A felony record can cast a black mark on a person’s life, affecting everything from job opportunities to higher education, but a University of Wyoming group is working to support people who’ve transitioned from prison to college.
“(Pathways from Prison) is an organization for formerly incarcerated students or those who want to help them navigate the struggles and challenges of higher education,” said co-founder Rhett Epler. “There are different challenges for people who have been incarcerated. There’s a lot of stigma attached to a felony conviction.”
Epler, a graduate student in American studies, came to UW after being released from prison on a non-violent drug offense years ago.
“It’s not something I really talk about it, I’m not ashamed of it, but I’ve also accomplished a lot in the past three years,” he said. “When I first got out, it was very scary and intimidating, but now I’ve got friends and a good support network, and I’ve accomplished a lot.”
Cassandra Hunter, a first-year student in gender and women’s studies, helped create the registered student organization, although she is not a felon.
“I think it’s important to recognize the danger of a single story,” she said, “I feel that, when you come out of the penitentiary or as a felon, that becomes your story. I think it can prevent people doing what they want to do or attaining their dreams.”
UW takes special actions for students with a felony, explained Christy Oliver, associate director of the department of admissions.
“They’re asked to disclose their felony on their application,” she said. “They provide documentation that’s reviewed by the dean of students, who makes a recommendation and the final decision is the director of admissions.”
Some students suspended or expelled from other colleges or high school have to go through a similar process, Oliver said.
The rule, put in place more than a decade ago, there in place for campus safety, she said. However, the review doesn’t focus solely on felony records.
“They may not be admitted for several reasons, because that includes admissions policy on top of it,” she said. “They may not be academically admissible as well. It’s not just about their past.”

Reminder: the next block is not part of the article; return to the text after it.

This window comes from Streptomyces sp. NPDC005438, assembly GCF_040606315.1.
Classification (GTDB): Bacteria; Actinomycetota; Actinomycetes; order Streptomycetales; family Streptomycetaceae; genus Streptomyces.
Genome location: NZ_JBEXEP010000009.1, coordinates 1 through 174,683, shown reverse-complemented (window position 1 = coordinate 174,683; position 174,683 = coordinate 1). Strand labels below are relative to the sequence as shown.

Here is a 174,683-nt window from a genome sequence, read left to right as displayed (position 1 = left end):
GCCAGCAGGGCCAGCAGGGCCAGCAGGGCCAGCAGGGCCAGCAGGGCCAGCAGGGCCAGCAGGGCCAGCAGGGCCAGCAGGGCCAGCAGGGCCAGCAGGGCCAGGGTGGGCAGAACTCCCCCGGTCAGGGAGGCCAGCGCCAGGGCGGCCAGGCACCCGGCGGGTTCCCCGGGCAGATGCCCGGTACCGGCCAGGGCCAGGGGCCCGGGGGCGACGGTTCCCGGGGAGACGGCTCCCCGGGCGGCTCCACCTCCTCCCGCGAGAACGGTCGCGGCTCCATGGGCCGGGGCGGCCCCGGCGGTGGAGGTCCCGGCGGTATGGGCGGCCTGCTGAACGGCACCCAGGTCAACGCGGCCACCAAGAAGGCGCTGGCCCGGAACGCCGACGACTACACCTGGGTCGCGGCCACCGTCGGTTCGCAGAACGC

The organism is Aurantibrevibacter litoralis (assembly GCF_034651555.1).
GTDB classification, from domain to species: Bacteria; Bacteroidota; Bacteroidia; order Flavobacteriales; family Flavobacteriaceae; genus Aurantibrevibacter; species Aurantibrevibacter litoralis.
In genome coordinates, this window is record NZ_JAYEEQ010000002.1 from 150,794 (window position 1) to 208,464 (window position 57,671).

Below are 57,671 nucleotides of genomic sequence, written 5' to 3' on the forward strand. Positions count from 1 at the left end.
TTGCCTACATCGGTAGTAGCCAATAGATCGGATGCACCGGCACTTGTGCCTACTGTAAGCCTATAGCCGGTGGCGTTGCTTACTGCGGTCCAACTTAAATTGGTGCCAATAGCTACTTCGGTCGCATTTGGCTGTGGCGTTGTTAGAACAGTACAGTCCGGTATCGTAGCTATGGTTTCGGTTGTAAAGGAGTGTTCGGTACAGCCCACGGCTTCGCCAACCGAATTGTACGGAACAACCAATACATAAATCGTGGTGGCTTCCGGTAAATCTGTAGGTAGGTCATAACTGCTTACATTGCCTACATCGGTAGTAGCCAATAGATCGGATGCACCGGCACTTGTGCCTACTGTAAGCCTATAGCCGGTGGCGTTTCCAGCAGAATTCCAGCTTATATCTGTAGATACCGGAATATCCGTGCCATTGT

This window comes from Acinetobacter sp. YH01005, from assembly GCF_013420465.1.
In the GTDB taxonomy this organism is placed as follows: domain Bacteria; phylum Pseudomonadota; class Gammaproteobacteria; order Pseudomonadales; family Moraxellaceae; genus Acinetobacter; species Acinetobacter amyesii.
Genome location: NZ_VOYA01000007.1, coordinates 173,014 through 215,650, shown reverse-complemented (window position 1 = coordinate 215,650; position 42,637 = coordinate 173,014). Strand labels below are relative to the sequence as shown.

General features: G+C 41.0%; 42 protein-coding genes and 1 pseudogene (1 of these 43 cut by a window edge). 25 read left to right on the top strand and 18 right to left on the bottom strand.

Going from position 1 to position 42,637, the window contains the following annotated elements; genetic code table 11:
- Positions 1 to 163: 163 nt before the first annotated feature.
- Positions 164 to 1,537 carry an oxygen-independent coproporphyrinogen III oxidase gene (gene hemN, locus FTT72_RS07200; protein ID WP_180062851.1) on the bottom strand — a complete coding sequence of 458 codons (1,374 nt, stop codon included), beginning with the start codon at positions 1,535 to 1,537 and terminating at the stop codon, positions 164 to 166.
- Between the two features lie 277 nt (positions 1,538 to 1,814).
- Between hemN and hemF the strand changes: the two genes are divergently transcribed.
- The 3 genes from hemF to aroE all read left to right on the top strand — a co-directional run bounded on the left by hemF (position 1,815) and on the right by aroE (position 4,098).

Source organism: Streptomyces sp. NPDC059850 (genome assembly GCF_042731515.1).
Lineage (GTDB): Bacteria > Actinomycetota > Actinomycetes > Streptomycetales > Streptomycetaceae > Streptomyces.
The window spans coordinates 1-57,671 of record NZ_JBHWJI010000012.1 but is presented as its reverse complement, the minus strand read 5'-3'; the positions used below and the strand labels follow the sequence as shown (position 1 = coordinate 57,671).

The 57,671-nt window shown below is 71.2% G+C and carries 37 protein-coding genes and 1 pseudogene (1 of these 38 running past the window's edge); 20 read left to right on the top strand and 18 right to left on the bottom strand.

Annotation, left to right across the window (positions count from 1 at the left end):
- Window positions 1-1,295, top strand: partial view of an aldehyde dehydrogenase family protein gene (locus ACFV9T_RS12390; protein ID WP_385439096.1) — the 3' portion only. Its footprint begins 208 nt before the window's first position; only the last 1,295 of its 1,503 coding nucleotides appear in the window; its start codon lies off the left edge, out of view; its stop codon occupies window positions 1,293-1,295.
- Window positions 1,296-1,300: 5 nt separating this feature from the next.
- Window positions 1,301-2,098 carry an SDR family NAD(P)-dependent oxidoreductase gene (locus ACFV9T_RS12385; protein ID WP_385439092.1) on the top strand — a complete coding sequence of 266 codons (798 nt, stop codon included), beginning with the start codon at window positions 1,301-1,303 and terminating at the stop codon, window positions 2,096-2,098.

UW has a 95 percent acceptance rate for all students, and Oliver estimated about the same percent of students who go through the additional process are admitted.
Regardless, Epler said the application process is difficult and daunting for a felon trying to attain a higher education.
“Applying is tough,” he said. “You have to put together packets and have letters of support. You have to go above and beyond, and there are things in place that make it difficult. But, as a whole, I’d say it’s accommodating.”
Epler also understands why such processes are in place, such as safety concerns.
“It’s a very complicated thing, because they certainly don’t want someone coming onto campus and doing something wrong,” he said. “But I don’t think there’s a lot of evidence that people with criminal records behave particularly badly on campuses — they’d be more motivated to come back to school.”
Pathways from Prison was officially recognized earlier this semester, but there are already about half a dozen active members, Hunter said, and she only expects it to grow.
“There is a lot of interest on campus, and it’ll grow by the beginning of school year next fall,” she said.
The organization doesn’t plan to work only on campus — they already have plans to reach out to the community.
“Eventually, we want to meet with probation and parole officers to let them know we’re here,” Epler said. “I talked to people across the country, and there are groups like this on other campuses. This is not unique to Wyoming.”
Pathways from Prison is also connected with a larger project of the same name working to bring educational courses at the Department of Corrections Wyoming Women’s Center. The student project plans on taking part by letting prisoners know a support network is in place at the university for people considering higher education after release.
“It provides support to people that are in great need of it,” Epler said. “People are trying to do the right thing and trying to improve themselves.”